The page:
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Each season, participating youth tap into their nutrition knowledge, cultural heritage and creativity to develop our tasty Roots salads. These are their stories and recipes.

Jackie’s Salsa, aka The #42
Salsa is an important food at Youth Farm’s south Minneapolis programs, in part because of the large Latino community that lives there. Diego, Maimouna, Yasmin and Amnah used that knowledge in creating this salad. They named it in recognition of baseball legend and civil rights champion Jackie Robinson. The salad made a great impression on Minnesota Twins’ broadcaster Dan Gladden, as did Diego. When Dan learned Diego was bilingual, he arranged for Diego to meet with the team’s Spanish translator and learn about a future career opportunity. See more in Career Ambassadors.

Northside Dandy Dinger Salad
Youth from Appetite for Change were inspired to create this vibrant, summery salad from a dish they knew was popular at a neighborhood restaurant called Breaking Bread Café. The youth made it their own by adding sorghum, an ancient African whole grain, and testing out a brightly flavored yogurt dill dressing. It’s a colorful, crisp and creamy taste-bud pleaser.

Northside Homerun Greek Salad
Tajaih, Trejana and Jessie with Appetite for Change created this savory salad to meet two goals:  1) feature vegetables they grow in their city gardens and 2) make a salad they felt other young people would like to eat. They achieved both goals, as evidenced by sales at the ballpark. They shared their recipe with Breaking Bread Café, a vibrant restaurant adjacent to their program. It’s become a popular item for all ages there, too.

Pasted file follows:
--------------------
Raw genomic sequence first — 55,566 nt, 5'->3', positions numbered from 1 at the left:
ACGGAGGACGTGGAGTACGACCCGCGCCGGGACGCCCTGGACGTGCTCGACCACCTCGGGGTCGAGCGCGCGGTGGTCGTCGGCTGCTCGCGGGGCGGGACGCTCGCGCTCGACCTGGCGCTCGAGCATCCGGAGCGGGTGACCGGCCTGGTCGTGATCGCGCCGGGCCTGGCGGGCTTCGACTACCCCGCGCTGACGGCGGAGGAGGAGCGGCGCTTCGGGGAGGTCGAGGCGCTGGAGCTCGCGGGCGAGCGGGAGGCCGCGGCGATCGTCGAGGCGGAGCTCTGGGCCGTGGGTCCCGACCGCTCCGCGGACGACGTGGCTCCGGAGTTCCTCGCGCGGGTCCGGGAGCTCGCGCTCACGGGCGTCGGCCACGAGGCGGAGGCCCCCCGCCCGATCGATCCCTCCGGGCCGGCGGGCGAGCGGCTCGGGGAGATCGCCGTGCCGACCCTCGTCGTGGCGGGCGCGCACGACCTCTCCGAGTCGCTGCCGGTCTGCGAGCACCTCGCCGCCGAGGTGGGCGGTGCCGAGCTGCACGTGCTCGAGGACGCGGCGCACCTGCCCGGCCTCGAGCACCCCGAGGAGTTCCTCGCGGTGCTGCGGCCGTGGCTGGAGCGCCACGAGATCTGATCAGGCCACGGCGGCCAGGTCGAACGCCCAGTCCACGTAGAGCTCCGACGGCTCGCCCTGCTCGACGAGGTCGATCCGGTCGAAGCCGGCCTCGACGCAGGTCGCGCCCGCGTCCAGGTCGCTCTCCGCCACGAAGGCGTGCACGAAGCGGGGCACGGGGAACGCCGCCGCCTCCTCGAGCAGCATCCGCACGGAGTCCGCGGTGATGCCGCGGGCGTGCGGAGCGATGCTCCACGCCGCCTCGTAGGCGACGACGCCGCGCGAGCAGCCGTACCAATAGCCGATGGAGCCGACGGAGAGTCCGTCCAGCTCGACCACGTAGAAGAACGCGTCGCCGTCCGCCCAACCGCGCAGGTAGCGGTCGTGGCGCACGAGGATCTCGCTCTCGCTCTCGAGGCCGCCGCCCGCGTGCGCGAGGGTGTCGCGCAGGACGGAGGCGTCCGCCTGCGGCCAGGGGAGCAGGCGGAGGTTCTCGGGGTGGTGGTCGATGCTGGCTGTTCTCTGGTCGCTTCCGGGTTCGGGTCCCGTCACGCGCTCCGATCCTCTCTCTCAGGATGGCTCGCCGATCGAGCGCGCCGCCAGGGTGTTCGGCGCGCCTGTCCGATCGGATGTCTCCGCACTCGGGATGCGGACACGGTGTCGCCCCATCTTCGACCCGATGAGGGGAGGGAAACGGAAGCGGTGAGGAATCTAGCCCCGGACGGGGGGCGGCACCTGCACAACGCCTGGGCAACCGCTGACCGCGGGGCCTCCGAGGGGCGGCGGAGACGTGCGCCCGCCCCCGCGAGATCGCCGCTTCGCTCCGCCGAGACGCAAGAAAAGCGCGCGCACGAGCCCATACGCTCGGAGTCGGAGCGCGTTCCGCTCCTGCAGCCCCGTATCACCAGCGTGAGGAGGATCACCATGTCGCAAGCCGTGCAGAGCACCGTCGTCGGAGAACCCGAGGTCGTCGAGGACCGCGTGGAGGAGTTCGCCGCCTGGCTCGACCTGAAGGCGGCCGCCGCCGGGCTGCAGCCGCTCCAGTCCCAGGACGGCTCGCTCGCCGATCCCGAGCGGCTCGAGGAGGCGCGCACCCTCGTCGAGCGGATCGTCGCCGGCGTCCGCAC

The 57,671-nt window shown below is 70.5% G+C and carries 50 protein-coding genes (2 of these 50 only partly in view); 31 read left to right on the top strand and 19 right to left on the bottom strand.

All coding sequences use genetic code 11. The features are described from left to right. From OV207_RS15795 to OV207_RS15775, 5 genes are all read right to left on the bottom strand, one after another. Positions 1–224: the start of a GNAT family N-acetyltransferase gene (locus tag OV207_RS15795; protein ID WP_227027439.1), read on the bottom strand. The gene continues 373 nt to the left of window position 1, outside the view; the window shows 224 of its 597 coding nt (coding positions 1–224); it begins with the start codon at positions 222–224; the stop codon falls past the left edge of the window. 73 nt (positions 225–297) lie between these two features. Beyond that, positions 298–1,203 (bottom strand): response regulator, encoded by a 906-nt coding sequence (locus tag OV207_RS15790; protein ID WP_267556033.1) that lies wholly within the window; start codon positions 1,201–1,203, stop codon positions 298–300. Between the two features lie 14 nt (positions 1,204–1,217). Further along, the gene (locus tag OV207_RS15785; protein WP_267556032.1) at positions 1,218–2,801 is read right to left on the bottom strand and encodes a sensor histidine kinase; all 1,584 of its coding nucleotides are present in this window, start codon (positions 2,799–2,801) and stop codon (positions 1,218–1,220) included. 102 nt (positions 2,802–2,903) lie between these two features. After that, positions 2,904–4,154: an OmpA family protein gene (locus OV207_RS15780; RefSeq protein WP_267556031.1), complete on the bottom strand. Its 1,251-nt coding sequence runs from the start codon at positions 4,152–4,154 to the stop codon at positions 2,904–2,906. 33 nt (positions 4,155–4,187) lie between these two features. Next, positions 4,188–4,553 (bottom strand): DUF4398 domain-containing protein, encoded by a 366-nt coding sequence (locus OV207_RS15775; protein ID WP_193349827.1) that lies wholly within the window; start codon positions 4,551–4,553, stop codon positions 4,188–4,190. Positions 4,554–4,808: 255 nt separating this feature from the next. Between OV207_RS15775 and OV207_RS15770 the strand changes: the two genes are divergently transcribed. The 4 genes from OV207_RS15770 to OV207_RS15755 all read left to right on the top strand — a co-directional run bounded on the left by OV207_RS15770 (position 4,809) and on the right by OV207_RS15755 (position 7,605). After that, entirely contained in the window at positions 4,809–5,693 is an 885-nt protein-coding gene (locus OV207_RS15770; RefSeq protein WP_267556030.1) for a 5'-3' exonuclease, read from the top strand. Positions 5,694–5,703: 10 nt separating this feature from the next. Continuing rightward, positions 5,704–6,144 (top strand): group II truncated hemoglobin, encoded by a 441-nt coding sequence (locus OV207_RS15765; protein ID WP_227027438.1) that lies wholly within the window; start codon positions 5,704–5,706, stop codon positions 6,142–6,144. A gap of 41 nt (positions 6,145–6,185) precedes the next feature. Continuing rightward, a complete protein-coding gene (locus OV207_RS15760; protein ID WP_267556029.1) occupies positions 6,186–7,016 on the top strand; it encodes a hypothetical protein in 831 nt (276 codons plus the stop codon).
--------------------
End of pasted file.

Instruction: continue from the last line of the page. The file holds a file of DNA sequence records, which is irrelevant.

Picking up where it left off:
Oooh La La Salade!
Urban Roots fielded a team of ambitious youth chefs to create a roasted French-inspired salad featuring beaucoup vegetables from their prolific gardens. Roasting the veggies amplifies their sweet nature; adding bulgur adds to the salads earthiness; topping it with crumbled goat cheese takes it to a whole other level. Their simple vinaigrette allows the bright flavors of the vegetables and herbs to shine through. C’est magnifique.

Pasdayapi (Paush-Die-Yaw-Pee) Salad
Dream of Wild Health youth created this salad to celebrate their Native American culture and its indigenous foods, and to showcase the beautiful vegetables growing on their 10-acre farm in Hugo. The salad features “pasdayapi” (the Dakota word for hominy) and wild rice, which we purchased from Native American farmers. The proud chefs also introduced most of us to a new ingredient: ground cherries. Some fans loved them so much that they requested all our salads contain these treasured cherries.

Slawsome Slugger Salad
Youth Farm’s St. Paul Frogtown teens found inspiration for this salad in their neighborhood Asian grocery stores and restaurants. Maya, Pao and Antonio — and cleverly named — this colorful, crisp, flavorful salad recipe that includes a miso and fish sauce dressing. All the vegetables featured in the dish are grown in their gardens. Awesome slawsome from awesome youth.

Spiced Curry Puckett
Cassandra, Imogene and Alero from Urban Roots used their inventive nature to put the typical potato salad out to pasture. In its place is this hearty, savory salad they cleverly named after Minnesota Twins’ great Kirby Puckett. It was a brilliant business move from these bright, industrious young women. They caught customers’ attention with a fun product name, then delighted them with a surprising twist to traditional fare. We sense some serious business savvy.

Spicy Thai Breaker
Roots chefs Alexus, Mai, Rubin and Suabnag wanted to showcase their Asian heritage with a salad using the Thai cooking philosophy of four flavors—sour, sweet, creamy and salty—layered with heat. Using a base of veggies they grew as interns at Urban Roots, the group came up with this crispy, colorful fan favorite.

Check out Twin Cities Salad & Stories from previous seasons!


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